Swiss Army Man is a film for the very people that would hate it—for those that would walk out of the theater and demand a refund when Daniel Radcliffe’s (Harry Potter) corpse uses flatulence to propel himself like a jet ski. It’s a weird movie, a novel thing with some good commentary on accepting ourselves wrapped up in a pretty cinematic package. If you give the absurdism a chance you’ll be rewarded with some silly, original, and surprisingly heartwarming storytelling. Swiss Army Man may not be for you, but it is a film for everyone in that its interests do not get more universally relatable.

Manny’s (the corpse) and Hank’s (the survivor) quest to get home flows out in a Socratic manner, always revolving around some truth the film is trying to expose. The film is often lovingly called the “farting corpse movie” and that type of reductionism while accurate proves its point: we as humans are perplexing repressed about the natural things common to all of us.

The bond between a dead body and a social outcast with daddy issues is only the first point of clever absurdity, strangeness used to defamiliarize attitudes towards normal bodily functions, sexuality, masturbation, death, courtship and so on. Swiss Army Man asks the important questions. Like why do we have to hide our farts from each other? Or shouldn’t masturbation be championed because it makes us happy? You may laugh, but that awkward response is exactly what the director/writers, “the Daniels”, are trying to chip away at. “The Daniels” posit that maybe the weirdest thing of all is are our insecurity fueled refusal to embrace natural and human phenomenon.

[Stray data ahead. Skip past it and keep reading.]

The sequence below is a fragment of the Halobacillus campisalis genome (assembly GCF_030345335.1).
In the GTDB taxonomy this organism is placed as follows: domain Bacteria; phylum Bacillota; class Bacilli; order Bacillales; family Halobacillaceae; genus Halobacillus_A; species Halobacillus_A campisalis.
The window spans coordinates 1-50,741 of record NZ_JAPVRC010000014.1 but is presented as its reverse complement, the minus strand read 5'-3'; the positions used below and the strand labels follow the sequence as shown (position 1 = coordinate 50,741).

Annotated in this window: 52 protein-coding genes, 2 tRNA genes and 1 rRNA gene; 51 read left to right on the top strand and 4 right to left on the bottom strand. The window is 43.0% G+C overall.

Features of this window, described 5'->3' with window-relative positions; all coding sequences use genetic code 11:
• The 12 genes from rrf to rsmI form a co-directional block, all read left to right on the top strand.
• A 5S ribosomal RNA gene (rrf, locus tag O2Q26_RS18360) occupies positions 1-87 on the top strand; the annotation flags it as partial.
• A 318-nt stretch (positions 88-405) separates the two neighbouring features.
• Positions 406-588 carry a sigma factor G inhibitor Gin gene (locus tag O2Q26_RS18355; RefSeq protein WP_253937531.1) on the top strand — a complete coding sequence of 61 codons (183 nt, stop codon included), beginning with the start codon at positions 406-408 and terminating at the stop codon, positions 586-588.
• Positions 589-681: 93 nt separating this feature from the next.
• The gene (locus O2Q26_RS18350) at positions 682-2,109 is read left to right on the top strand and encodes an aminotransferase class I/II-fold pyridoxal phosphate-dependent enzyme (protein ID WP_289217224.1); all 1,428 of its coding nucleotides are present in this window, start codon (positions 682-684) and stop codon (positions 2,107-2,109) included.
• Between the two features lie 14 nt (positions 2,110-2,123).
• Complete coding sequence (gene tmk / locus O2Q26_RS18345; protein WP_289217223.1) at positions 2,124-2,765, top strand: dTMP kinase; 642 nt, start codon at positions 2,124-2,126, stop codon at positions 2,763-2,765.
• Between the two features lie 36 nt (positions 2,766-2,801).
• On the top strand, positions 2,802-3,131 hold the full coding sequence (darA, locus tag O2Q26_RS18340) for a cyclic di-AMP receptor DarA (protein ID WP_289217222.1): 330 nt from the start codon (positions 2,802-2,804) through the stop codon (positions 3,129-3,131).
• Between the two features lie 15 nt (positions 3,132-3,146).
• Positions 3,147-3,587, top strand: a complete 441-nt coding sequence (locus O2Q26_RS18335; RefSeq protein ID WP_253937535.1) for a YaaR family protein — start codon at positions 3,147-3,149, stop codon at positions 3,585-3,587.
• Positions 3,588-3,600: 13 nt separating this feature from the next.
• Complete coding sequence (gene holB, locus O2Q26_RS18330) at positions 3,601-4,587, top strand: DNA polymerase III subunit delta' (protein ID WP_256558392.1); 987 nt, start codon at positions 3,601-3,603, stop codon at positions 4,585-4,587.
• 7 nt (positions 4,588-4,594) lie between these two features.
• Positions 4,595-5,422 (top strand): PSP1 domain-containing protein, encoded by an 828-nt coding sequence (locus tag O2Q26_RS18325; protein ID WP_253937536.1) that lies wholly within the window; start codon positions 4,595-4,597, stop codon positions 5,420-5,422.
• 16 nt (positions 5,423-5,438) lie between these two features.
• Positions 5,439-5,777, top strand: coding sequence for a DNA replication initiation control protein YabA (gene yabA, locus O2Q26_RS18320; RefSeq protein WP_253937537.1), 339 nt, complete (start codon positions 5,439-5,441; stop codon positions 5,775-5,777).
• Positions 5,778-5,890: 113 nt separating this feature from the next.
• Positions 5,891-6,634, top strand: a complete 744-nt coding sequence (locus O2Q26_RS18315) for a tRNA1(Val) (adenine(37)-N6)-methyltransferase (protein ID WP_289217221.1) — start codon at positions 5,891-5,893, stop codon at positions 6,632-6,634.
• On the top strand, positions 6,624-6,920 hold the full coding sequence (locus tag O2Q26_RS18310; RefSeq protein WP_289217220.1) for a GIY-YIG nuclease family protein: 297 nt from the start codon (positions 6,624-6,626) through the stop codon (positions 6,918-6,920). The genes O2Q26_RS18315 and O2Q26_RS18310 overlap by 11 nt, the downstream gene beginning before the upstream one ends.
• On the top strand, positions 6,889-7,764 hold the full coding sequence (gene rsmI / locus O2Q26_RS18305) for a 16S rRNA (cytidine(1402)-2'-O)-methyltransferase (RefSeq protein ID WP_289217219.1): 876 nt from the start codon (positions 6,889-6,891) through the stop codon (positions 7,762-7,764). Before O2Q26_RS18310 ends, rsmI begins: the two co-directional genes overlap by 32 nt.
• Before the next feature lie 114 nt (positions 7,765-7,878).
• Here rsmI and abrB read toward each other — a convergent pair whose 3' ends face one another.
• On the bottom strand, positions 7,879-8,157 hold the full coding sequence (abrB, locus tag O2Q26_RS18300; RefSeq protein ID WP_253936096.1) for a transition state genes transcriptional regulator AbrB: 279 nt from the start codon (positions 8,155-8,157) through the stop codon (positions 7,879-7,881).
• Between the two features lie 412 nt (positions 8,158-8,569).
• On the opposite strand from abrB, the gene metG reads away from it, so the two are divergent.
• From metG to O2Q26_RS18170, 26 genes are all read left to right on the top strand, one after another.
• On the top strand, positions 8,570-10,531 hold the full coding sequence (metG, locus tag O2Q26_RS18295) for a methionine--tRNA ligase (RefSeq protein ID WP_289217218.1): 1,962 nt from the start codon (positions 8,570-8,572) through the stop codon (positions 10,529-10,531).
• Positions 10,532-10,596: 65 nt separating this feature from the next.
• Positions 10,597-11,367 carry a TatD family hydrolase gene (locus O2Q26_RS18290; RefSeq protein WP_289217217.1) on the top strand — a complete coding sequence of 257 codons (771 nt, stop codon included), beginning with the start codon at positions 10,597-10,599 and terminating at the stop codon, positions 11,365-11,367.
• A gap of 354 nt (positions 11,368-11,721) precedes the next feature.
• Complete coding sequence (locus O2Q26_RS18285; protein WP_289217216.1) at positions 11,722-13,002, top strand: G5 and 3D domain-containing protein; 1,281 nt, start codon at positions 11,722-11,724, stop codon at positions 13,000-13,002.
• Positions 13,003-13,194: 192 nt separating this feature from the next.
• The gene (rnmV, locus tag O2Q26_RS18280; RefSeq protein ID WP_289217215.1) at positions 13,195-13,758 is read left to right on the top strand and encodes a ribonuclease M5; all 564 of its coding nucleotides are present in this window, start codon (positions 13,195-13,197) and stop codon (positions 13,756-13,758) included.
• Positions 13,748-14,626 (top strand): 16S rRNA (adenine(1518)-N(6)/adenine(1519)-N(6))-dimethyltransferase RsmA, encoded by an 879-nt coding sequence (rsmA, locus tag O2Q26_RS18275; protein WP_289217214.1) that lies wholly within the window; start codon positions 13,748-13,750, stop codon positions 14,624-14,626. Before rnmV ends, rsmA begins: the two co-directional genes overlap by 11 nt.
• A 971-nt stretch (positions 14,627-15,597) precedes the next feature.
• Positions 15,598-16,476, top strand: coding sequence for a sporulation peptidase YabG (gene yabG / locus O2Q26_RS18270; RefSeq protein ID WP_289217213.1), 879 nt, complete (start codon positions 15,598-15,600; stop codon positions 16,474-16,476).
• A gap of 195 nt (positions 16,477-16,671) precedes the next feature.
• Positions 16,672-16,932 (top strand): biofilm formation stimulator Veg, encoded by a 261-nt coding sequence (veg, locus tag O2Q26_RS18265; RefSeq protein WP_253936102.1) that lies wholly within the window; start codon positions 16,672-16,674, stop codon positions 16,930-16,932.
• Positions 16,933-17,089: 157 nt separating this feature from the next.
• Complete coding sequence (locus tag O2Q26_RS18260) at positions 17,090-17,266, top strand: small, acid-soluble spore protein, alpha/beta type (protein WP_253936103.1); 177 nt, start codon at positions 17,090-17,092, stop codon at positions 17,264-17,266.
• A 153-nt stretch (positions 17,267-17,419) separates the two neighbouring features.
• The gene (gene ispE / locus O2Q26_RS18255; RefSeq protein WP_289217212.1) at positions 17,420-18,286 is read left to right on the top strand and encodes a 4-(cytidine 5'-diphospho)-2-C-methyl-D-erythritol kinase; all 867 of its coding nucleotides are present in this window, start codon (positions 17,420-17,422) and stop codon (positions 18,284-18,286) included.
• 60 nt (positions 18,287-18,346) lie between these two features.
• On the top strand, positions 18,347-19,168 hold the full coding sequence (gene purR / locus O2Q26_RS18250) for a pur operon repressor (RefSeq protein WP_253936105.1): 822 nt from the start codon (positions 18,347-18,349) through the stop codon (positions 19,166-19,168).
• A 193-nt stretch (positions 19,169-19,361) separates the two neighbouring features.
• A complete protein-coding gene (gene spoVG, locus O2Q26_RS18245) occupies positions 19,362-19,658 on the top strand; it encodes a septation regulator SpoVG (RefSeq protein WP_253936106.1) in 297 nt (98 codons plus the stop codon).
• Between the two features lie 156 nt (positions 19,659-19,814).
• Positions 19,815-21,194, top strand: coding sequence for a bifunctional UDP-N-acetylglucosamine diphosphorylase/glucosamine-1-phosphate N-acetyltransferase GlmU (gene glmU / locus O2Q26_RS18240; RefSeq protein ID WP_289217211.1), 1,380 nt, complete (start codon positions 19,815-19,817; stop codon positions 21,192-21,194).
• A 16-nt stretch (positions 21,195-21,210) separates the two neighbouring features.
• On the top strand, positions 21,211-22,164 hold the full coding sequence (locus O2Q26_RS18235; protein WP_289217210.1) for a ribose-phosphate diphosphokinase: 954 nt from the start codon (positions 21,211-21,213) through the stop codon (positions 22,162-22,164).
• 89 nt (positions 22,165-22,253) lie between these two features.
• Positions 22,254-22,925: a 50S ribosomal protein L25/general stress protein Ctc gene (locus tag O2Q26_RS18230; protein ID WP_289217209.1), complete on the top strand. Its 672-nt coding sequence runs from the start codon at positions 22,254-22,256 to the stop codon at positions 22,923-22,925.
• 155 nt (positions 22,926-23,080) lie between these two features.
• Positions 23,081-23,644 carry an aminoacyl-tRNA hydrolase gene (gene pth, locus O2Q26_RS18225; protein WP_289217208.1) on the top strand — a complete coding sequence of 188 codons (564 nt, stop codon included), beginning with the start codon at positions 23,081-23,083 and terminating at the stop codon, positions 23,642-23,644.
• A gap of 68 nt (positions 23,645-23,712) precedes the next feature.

Everyone poops right? So why do we treat the act with contempt? It’s as if we’re attempting to hide any evidence of the animal self, posturing with faux elegance. Swiss Army Man says below that veneer of cultural propriety stands structurally flimsy logic based on dogmatic traditions. Fart with reckless abandon, “the Daniels” say. Although the film never delves into the ethical concerns of imposing your stench upon the nostrils of others. A conversation for Swiss Army Man 2 perhaps?

I’ve spoken a lot about the content, but the form—the visual, auditory, and directorial treatment—of the film earns a mention. At Swiss Army Man’s best the aesthetics glint with the warm, inviting tones of an indie music video: sunny glimmers of hexagonal lens flare set to the choir of an indie pop soundscape. There’s a lot of heart in the performances, visuals, and sound design—resulting in an irresistible effect.
At one point in the film, Manny asks Hank what weird is. Hank more or less replies: “Weird is when you do something no one else does and people make fun of you for it.” That’s certainly the best way to describe Swiss Army Man. People will dismiss the “farting corpse movie” because it’s not afraid to appear stupid, question arbitrary norms, or be weird while wearing a genuine smile. But Swiss Army Man shows that there’s nothing wrong with weirdness. In fact, weird makes for one of the more refreshing films of the year.

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